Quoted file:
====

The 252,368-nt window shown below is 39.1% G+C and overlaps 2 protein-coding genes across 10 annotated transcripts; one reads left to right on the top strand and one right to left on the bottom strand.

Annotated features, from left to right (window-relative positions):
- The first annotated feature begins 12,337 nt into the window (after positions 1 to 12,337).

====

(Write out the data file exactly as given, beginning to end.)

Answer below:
The 252,368-nt window shown below is 39.1% G+C and overlaps 2 protein-coding genes across 10 annotated transcripts; one reads left to right on the top strand and one right to left on the bottom strand.

Annotated features, from left to right (window-relative positions):
- The first annotated feature begins 12,337 nt into the window (after positions 1 to 12,337).